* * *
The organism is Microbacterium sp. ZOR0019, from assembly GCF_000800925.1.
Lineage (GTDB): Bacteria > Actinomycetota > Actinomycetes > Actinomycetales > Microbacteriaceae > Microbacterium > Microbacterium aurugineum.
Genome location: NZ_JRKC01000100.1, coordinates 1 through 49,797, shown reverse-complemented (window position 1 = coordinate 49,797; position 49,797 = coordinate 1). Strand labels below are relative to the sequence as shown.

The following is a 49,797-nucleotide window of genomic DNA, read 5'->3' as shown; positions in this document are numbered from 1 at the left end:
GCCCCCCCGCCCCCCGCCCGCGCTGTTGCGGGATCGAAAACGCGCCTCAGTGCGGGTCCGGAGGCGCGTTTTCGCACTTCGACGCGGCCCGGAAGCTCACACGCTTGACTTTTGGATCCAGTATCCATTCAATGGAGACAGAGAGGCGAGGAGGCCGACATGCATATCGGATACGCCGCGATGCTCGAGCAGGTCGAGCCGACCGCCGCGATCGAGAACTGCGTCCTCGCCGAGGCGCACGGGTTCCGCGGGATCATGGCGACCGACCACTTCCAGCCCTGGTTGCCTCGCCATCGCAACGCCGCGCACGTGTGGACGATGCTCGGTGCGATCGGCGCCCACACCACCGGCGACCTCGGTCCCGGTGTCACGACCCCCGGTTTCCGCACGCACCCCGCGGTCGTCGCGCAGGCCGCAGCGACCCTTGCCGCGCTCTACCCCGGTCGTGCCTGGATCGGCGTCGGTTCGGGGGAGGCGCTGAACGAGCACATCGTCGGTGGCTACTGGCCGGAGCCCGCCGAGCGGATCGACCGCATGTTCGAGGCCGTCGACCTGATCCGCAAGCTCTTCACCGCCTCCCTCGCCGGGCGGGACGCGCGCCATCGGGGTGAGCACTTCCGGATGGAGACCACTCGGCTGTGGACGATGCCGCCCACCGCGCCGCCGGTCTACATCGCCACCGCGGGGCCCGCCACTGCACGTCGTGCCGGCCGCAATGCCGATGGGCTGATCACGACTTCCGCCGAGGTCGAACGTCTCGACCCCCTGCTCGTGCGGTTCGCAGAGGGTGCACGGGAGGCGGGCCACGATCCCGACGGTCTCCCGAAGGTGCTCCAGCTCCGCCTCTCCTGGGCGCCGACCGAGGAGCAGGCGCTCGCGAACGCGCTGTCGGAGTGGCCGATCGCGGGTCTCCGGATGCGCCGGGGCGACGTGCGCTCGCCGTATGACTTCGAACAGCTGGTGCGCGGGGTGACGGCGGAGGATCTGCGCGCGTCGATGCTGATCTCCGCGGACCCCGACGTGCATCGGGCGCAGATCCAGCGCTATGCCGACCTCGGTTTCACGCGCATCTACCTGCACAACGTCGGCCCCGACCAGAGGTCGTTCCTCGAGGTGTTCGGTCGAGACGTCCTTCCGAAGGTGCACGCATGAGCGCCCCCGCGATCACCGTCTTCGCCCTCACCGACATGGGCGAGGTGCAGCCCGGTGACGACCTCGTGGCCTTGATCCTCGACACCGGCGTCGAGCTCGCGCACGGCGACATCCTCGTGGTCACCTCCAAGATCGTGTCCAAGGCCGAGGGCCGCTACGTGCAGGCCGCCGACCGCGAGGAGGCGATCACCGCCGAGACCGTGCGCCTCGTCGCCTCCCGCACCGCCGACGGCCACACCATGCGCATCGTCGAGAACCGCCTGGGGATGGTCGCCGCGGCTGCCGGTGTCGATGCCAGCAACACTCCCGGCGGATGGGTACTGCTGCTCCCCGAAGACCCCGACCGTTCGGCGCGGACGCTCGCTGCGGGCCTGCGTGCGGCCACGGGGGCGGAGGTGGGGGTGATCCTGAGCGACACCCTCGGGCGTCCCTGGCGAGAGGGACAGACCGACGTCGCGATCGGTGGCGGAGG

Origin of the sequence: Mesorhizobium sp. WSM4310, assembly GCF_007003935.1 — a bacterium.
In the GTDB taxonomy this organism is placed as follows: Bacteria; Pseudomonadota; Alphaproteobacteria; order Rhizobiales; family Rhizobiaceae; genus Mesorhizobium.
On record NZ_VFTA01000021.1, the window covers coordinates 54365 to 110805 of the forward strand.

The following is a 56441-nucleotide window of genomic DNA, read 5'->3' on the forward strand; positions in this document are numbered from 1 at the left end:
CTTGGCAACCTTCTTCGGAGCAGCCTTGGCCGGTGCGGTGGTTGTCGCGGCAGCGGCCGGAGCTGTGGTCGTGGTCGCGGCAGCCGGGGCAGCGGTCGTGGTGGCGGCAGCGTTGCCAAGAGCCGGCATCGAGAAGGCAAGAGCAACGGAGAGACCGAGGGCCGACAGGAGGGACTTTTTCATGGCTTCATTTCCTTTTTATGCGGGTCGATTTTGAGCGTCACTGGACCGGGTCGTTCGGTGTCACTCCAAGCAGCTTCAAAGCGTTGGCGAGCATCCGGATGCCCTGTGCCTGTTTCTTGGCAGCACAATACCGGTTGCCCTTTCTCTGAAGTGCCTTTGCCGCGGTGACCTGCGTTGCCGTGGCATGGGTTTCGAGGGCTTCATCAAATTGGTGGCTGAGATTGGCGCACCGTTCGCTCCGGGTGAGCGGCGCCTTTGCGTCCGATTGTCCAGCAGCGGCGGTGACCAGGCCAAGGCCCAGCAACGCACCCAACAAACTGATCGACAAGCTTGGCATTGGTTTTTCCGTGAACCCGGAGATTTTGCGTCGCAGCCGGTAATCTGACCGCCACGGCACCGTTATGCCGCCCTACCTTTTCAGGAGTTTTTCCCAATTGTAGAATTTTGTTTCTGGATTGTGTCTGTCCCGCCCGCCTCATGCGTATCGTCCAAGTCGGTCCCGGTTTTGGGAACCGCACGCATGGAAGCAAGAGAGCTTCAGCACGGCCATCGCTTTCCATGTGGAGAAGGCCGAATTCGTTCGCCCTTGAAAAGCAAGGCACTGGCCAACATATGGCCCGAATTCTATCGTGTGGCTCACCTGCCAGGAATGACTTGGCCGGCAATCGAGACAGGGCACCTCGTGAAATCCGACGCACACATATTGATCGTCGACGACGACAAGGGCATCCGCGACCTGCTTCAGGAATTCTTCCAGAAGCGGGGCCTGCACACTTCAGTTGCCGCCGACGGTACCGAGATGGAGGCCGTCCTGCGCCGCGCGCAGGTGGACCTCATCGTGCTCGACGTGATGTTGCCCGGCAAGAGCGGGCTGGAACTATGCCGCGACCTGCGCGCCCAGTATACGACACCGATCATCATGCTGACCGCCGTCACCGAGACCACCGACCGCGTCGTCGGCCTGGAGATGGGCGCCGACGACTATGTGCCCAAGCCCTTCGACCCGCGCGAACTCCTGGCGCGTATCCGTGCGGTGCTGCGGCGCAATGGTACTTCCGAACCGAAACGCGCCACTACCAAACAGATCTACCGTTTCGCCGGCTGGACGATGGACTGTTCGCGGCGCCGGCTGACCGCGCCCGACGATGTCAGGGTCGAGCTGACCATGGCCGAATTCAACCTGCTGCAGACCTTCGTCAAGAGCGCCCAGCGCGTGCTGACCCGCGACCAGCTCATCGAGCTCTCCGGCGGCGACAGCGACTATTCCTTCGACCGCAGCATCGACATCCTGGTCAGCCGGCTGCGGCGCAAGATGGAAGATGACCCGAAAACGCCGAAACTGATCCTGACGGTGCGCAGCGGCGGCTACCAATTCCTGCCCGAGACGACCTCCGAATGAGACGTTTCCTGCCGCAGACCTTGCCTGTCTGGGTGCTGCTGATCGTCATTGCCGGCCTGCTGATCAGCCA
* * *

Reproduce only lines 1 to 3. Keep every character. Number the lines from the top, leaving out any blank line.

The organism is Microbacterium sp. ZOR0019, from assembly GCF_000800925.1.
Lineage (GTDB): Bacteria > Actinomycetota > Actinomycetes > Actinomycetales > Microbacteriaceae > Microbacterium > Microbacterium aurugineum.
Genome location: NZ_JRKC01000100.1, coordinates 1 through 49,797, shown reverse-complemented (window position 1 = coordinate 49,797; position 49,797 = coordinate 1). Strand labels below are relative to the sequence as shown.